Palmetto Bay’s newly elected vice mayor tried Monday to terminate Village Attorney Eve Boutsis, who has represented the village almost since its 2002 incorporation.
Other Village Council members didn’t support Vice Mayor John DuBois’ proposal to remove Boutsis immediately. But a majority, with council members Pat Fiore and Tim Schaffer, agreed to discuss the village’s legal services on Feb. 20, including whether to interview other lawyers.
DuBois’ issues with the attorney:
• Her contract does not “define [her] scope of representation in any significant terms.”
• She charged the village $462.50, representing 2-1/2 hours at her contracted rate of $185 per hour, for time she spent with DuBois, at his request, going over billing procedures. “I don’t know of any attorney in the U.S., other than bankruptcy court cases, that will bill for a discussion of bills,” DuBois said.
• She works for the village, meaning she represents the five-member council, the village manager and staff. “It seems as though we get in a situation where the city attorney or city manager has to figure out which are the three people that make up the majority of desired actions. That’s a very difficult job for the city attorney, or city manager for that matter.”
DuBois also questioned whether the village attorney needed to work so frequently with staff. “There’s extraordinary amounts of bills for things that I believe staff should be doing,” he said.
After the meeting, Boutsis chalked up the dispute to the “growing pains of having a new council. They are not always understanding of the role of a city attorney. I think his concern is he doesn’t know everything I do that’s a function of the job. The manager runs the city, so a lot of work that winds up getting billed — contracts that need to go out, ordinances that need to be written, code compliance that needs to be handled — all those functions are being done in the 30 days between meetings.”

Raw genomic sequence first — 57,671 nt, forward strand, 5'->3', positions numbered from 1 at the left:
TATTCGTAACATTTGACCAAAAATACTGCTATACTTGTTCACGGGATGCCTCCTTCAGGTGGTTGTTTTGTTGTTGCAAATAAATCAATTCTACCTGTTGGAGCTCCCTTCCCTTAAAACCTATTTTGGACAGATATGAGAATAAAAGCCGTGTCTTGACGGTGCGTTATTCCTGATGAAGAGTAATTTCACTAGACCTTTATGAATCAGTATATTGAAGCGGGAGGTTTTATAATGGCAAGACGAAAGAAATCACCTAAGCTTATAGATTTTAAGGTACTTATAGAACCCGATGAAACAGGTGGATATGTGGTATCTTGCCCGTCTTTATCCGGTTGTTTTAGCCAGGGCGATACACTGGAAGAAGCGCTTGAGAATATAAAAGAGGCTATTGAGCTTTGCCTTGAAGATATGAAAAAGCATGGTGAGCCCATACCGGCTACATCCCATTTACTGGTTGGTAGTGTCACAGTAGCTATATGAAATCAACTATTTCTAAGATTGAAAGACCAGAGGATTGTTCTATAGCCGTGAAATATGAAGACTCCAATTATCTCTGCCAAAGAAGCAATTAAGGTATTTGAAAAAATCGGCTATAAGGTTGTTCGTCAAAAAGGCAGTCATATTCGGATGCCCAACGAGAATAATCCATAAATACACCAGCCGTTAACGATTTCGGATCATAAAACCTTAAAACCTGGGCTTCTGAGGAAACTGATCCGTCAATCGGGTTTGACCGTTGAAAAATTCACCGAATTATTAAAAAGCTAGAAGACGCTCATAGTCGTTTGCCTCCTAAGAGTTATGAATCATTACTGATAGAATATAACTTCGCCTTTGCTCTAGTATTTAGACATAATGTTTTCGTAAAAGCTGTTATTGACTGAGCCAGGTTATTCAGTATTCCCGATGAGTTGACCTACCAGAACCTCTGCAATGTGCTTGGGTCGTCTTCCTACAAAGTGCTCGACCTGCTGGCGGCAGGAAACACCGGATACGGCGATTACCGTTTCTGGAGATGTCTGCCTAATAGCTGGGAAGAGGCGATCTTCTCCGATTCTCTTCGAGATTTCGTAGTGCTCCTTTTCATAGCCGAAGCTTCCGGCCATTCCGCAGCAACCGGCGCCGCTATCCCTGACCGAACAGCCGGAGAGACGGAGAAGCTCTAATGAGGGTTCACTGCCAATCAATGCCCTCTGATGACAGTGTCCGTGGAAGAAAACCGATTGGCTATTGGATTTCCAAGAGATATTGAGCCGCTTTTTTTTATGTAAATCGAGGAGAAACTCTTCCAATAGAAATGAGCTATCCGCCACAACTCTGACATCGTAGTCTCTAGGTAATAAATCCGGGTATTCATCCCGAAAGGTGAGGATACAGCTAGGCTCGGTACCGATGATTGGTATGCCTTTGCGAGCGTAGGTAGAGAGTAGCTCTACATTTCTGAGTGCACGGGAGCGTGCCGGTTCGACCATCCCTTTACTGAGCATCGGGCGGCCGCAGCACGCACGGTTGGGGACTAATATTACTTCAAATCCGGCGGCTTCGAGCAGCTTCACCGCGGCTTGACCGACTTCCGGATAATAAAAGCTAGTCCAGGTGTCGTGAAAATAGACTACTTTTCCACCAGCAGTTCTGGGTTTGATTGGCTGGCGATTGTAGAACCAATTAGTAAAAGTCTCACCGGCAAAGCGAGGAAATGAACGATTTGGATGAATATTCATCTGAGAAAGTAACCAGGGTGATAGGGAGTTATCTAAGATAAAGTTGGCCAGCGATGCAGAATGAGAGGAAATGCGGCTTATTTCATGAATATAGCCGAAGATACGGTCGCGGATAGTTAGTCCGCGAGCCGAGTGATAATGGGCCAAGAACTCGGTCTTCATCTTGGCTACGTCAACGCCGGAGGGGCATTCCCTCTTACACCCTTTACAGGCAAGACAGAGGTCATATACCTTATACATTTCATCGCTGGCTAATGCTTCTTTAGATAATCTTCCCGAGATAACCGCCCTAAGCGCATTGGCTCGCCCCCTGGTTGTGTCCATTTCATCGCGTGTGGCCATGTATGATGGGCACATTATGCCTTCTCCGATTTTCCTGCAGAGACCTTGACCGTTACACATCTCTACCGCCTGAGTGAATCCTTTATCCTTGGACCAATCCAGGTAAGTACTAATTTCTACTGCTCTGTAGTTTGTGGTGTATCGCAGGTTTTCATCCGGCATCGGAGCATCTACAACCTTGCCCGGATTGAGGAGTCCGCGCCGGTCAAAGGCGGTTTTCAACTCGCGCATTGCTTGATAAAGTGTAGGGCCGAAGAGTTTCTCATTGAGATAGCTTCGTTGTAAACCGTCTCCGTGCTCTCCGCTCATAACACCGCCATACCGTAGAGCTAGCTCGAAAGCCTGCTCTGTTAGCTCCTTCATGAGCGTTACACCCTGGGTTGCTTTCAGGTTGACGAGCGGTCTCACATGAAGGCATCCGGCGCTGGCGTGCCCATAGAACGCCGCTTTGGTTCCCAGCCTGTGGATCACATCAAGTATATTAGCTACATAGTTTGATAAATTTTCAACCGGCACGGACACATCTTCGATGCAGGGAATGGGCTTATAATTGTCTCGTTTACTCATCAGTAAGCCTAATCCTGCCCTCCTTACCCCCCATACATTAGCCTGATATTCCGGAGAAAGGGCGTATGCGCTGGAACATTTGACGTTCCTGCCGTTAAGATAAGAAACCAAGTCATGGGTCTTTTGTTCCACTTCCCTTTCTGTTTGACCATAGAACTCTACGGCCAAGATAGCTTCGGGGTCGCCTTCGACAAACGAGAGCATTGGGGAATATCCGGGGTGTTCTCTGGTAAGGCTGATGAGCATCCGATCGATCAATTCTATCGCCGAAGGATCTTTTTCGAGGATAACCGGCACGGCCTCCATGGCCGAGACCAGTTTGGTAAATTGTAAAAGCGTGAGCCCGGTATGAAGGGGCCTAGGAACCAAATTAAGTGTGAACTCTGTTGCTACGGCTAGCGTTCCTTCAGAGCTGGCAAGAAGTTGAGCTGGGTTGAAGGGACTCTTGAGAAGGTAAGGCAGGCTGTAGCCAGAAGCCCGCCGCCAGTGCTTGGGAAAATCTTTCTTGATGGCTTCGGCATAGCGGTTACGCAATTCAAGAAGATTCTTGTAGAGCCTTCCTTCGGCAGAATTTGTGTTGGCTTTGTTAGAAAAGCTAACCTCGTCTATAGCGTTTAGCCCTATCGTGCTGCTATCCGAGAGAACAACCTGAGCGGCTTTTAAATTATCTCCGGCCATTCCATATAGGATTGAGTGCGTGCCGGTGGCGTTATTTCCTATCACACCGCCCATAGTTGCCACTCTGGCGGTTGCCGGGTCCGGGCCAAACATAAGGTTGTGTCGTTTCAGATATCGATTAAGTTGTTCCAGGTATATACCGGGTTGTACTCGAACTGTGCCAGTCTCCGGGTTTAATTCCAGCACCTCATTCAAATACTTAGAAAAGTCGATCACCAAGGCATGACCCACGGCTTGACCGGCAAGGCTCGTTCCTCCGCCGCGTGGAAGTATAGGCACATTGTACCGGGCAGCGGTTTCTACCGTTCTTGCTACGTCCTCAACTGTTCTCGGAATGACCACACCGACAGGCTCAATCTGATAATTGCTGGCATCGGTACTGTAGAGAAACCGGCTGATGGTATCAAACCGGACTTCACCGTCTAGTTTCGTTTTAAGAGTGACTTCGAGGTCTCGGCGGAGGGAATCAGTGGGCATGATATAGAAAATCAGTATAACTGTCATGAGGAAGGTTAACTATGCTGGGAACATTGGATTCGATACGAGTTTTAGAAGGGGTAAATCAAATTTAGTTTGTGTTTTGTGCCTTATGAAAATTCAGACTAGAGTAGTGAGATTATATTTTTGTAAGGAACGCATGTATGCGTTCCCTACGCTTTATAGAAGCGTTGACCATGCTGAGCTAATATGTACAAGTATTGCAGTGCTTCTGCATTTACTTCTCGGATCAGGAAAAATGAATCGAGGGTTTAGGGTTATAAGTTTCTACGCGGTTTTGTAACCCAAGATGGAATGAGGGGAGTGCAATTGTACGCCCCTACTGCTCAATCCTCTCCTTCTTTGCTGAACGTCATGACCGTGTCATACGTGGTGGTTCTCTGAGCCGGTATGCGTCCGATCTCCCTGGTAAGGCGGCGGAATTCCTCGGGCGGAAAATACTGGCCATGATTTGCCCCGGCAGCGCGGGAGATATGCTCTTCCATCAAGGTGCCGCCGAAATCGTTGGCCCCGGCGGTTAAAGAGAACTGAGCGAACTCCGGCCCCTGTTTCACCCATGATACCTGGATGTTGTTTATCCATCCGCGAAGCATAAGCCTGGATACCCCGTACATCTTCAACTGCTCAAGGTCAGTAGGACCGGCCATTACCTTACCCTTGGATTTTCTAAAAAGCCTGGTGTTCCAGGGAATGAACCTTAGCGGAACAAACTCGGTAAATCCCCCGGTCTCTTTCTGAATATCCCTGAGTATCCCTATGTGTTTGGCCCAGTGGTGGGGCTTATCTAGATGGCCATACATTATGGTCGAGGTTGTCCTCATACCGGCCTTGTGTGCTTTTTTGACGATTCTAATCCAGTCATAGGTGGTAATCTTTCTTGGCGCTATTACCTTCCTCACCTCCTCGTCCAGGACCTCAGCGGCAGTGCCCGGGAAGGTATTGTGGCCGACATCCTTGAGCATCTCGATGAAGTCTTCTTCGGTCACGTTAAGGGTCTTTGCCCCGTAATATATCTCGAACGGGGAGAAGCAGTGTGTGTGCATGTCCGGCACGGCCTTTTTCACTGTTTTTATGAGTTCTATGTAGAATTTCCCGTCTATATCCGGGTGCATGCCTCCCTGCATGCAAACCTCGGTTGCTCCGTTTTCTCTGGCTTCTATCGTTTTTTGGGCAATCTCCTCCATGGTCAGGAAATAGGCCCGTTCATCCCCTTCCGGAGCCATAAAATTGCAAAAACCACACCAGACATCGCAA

As with many small municipalities, Palmetto Bay employs its village attorney as an outside contractor at an hourly rate, rather than as an in-house employee. Boutsis’ billing rate is lower than the average $200-$220 industry standard.
DuBois had suggested termination with 30 days notice and giving Boutsis the opportunity to reapply for the position, along with other attorneys, so that the council could negotiate “from a position of strength.”
Mayor Shelley Stanczyk, council member Joan Lindsay, several village residents and former council members spoke in Boutsis’ defense.
“I’m really shocked at the slanted allegations that you made, your lack of experience certainly shows,” Stanczyk told DuBois. “Our attorney has represented us in a way that we have directed. … Expecting staff to work without legal cover, with the small staff we have, is not healthy for us.”
Boutsis has also been involved in Palmetto Bay’s ongoing legal battles with Palmer Trinity School and the loss of her “institutional memory” would be bad for the village at this stage, Stanczyk, Lindsay and several residents said.
When council member Pat Fiore said that two council members, Stanczyk and Lindsay, failed to heed Boutsis’ advice on dealing with Palmer Trinity and that that was why the attorney found herself in her situation Monday, Stanczyk responded, “This is retribution because we have a lawsuit by Palmer Trinity and this is a stand by people who were supported by Palmer Trinity.”
DuBois countered, “To say this is political retribution means the mayor doesn’t know me very well.”
As for the $462.50 that troubled DuBois?
At the close of the meeting, but while the mics were still audible, DuBois suggested that it would be a good move for Boutsis to remove that charge.
On Tuesday, Boutsis responded: “I probably am going to take it off, as a courtesy, because I don’t want that kind of item to create entrenchment, or bad blood. I don’t have a problem giving that professional courtesy.”
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